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Please insert
inject more
coins
St'hack 2013
Press start
 
x 2
Me ?
● Nicolas Oberli (aka Balda)
● Security engineer @ SCRT
● CTF enthusiast
● Retro gamer
● Beer drinker / brewer
 
x 3
It all started so simply...
● I wanted to add
coin handling to
my MAMEcab
● Bought a coin
acceptor on an
auction site
 
x 4
Coin handling devices
● All kinds of machines use coin handling
devices
– ATMs
– Vending machines
– Casino slot mach...
 
x 5
Coin / Bill acceptors
● Used to count coins
and bills
● Can detect coin/bill
value
● Detects false coins/bills
 
x 6
Coin sorters
● Used to sort coins into
different trays
● Connected after a coin
acceptor
– The acceptor tells the
so...
 
x 7
Coin hopper
● Used to give coins back
to the customer
– One hopper per coin value
– Gives coins back one by
one
 
x 8
Communication protocols
● Multiple protocols are used to
communicate with these devices
– Parallel
– Serial (RS232)
...
 
x 9
ccTalk ?
● “coin-controls-Talk”
● Semi-proprietary protocol
– Maintained by Money Controls LLC,
England
– Protocol s...
 
x 10
ccTalk ?
● Request / response messages
● RS232-like data transmission
– Uses only one wire for both sending and
rec...
 
x 11
ccTalk message format
● All frames use the same format
– Header is the actual command sent to the
device
● Header e...
 
x 12
ccTalk headers
● Each command is assigned a header
– Since its coded in a byte, 256 possible
commands
● From the do...
 
x 13
Sample communication
● 02 00 01 FE ff
– Sample poll from @01 to @02
● 01 00 02 00 FD
– Response from @02 to @01
● 0...
 
x 14
Coin acceptor handling
● The controller can ask a coin acceptor
its status using header 229
– The response contains...
 
x 15
Coin acceptor results
● The last five results are sent in the
response
– Result A contains the validation channel
●...
 
x 16
Initial project
● Implement the ccTalk protocol to handle
a coin acceptor
● Use a Teensy in keyboard mode
– When a ...
 
x 17
Teensy ?
● Hardware prototyping board
● Can use the Arduino IDE to write code
● Adds the possibility to emulate USB...
 
x 18
Demo !
 
x 19
Can we do more ?
● Other vending machines may use other
headers and / or functions
● It is difficult to track respo...
 
x 20
Introducing ccSniff/ccParse
● Python utilities used to sniff data on a
ccTalk bus and parse the sniffed data to
a r...
 
x 21
Bus pirate ?
● Open source hardware hacking tool
● Easy interfacing with a lot of protocols
– UART, SPI, I2C, 1-Wir...
 
x 22
Demo !
 
x 23
Can we do even more ?
● What if we can inject some data on the
bus ?
– Like telling the controller “Hey ! I'm the
c...
 
x 24
ccTalk multidrop commands
● Used by the controller to resolve
addressing conflicts
– Header 251 – Address change
– ...
 
x 25
Device in the middle
● Simply tell the device at address x that
it needs to change its address to y
● Using these r...
 
x 26
Timing
● We need to be sure that we won't jam
the current traffic
● At 9600b/s, it takes 1.04ms to send a
byte
– To...
 
x 27
Device hijacking
● To hijack a device on the bus :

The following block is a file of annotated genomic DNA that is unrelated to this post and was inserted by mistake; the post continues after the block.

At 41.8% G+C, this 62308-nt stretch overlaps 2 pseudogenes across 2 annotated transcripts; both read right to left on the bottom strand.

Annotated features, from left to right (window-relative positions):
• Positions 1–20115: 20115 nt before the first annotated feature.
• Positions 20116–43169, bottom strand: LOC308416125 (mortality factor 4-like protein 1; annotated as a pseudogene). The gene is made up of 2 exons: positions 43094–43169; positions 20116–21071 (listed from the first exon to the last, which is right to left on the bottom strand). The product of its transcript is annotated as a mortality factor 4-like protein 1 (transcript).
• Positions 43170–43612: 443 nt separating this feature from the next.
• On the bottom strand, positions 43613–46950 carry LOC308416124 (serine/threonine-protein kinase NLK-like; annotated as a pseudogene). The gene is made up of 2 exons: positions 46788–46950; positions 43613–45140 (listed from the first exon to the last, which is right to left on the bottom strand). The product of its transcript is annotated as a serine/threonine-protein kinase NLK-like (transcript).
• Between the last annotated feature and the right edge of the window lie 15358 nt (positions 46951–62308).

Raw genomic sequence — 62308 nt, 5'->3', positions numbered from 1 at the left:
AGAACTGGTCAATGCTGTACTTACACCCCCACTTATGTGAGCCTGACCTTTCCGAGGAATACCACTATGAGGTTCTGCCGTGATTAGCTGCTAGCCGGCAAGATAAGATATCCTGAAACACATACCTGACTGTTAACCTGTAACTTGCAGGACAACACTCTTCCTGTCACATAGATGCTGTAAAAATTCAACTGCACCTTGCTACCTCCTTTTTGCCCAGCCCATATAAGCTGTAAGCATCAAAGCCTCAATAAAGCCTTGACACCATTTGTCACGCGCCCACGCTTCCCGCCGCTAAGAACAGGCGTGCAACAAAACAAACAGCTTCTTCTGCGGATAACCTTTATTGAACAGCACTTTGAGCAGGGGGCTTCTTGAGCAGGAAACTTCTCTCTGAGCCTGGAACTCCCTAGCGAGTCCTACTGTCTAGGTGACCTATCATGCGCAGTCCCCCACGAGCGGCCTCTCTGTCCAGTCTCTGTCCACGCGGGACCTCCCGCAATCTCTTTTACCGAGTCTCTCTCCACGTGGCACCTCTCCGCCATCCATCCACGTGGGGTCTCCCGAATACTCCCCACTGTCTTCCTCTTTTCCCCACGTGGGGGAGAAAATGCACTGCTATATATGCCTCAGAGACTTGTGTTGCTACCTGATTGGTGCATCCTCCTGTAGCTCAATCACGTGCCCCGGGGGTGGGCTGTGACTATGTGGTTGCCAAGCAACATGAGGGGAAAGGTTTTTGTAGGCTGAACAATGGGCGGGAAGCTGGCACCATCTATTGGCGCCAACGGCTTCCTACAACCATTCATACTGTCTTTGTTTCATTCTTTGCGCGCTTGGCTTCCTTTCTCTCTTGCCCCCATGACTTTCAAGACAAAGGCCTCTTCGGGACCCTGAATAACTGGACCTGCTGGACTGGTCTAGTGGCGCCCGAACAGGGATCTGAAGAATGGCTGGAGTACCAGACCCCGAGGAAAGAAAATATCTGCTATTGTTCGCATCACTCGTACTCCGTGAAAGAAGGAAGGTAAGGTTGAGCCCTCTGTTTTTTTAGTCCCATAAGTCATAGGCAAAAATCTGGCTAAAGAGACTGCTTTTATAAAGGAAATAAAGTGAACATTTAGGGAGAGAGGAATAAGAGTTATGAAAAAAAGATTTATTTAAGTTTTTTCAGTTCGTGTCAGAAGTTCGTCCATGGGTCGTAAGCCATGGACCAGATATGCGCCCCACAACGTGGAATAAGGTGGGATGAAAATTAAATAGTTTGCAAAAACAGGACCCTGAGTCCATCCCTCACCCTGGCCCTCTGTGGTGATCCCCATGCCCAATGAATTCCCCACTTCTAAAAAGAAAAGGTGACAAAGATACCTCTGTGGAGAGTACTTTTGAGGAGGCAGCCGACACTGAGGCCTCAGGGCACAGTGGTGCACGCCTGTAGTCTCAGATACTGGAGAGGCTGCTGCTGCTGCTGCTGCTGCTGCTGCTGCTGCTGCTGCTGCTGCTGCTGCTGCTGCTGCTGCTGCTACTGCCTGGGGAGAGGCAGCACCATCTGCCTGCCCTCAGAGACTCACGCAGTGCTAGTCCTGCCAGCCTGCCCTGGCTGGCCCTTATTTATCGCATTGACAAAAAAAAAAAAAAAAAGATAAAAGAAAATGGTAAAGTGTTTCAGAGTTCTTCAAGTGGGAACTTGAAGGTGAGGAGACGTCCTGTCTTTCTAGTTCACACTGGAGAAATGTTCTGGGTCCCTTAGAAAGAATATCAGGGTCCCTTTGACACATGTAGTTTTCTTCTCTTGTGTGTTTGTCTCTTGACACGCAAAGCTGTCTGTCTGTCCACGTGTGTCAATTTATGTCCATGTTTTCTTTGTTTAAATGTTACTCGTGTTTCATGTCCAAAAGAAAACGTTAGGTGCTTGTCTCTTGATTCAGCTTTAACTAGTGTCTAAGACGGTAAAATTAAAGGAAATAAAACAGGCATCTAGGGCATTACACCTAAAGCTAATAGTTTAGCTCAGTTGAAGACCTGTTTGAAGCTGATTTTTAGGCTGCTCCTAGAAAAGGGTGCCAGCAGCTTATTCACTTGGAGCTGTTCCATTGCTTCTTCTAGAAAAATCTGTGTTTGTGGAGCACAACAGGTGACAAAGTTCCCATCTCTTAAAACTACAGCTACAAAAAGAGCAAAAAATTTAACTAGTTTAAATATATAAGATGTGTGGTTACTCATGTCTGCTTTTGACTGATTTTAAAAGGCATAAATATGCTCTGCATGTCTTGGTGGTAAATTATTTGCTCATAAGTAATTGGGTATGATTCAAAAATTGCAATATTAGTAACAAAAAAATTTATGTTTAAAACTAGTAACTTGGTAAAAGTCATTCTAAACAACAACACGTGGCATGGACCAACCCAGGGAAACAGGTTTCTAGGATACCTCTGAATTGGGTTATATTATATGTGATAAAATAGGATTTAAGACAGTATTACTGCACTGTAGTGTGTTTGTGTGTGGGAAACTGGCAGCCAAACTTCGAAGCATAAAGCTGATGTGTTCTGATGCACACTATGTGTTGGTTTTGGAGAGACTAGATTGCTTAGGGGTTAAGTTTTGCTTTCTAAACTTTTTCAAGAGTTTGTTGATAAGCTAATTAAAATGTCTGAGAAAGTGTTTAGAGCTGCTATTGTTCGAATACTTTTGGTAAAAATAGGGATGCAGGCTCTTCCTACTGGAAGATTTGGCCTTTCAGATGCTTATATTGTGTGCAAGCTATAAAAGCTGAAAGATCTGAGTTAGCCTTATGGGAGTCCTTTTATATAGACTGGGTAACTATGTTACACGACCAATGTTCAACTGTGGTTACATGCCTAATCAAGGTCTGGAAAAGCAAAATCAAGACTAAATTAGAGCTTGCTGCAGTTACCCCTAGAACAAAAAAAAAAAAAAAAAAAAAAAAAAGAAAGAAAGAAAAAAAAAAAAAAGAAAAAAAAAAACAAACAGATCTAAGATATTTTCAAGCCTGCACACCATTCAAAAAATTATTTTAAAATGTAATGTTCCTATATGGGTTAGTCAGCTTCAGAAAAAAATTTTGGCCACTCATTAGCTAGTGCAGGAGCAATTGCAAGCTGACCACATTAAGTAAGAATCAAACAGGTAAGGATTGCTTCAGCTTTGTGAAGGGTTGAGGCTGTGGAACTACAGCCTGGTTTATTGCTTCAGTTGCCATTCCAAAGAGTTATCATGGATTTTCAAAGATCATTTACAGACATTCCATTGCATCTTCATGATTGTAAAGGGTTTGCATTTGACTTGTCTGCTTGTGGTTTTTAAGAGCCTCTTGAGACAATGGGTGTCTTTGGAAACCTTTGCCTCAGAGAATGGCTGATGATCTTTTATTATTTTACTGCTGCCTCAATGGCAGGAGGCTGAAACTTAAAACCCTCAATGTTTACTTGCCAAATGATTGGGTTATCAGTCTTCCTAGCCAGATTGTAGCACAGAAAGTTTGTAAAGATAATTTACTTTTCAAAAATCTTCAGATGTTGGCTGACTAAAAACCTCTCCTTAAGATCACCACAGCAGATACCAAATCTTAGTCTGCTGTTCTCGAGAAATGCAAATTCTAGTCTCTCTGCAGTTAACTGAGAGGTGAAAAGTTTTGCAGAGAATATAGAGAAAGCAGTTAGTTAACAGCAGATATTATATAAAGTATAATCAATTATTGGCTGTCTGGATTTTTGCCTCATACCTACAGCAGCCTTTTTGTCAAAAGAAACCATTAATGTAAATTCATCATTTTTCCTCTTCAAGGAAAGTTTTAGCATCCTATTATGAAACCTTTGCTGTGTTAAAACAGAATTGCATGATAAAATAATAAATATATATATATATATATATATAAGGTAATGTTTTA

● Scan the bus to search for silence
● If sufficient periods of ...
 
x 28
Introducing ccJack
● Automates the hijacking process
● Can emulate any device by sniffing the
current responses and...
 
x 29
Example : Inject coins !
● Once the coin acceptor is hijacked, just
respond by incrementing the counter
– It is als...
 
x 30
Demo !
 
x 31
More ?
● As the acceptor is “offline”, we can do
whatever we want to it
– Some coin acceptors can be re-calibrated ...
 
x 32
Hopper handling
● Hoppers follow a special schema to
release money (simplified)
– Controller asks for a challenge (...
 
x 33
Hopper bias
● To simplify these steps, some vendors
provide hoppers with no
challenge/response support
– Sometimes,...
 
x 34
Grab the money !
● After a hopper is hijacked, just tell it to
dispense 0xff coins
– Will only work if the hopper d...
 
x 35
Isn't there any protection ?
● Some devices only respond after having
been provided a PIN code
– Only for a subset ...
 
x 36
Encryption
● In later versions of the specs, the ccTalk
payload and headers can be encrypted
– Two encryption metho...
 
x 37
Future – Research fields
● More things to discover on the protocol
– Encryption support seems suspicious
● Keys can...
 
x 38
Future - Hoppers
● Coin hoppers challenge / response
algorithm
– Algorithm protected by NDA
– Still working on that...
 
x 39
Connectivity
● Vending machines normally protect
their contents
– It usually requires a second key to get the
money...
 
x 40
More realistic attack
● For the moment, we still need to
connect a bus pirate on the ccTalk bus
– Therefore, we als...
 
x 41
Conclusions
● Specific protocols can be fun to analyze
– You never know where you can find exotic
protocols
● ccTal...
 
x 42
Availability
● The tools ara available on my Github
account
– https://github.com/Baldanos/ccTools
 
x 43
Many thanks !
Any questions ?
@Baldanos
Did I mention I LOVE beer ?
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StHack 2013 - Nicolas "@baldanos" Oberli Please insert inject more coin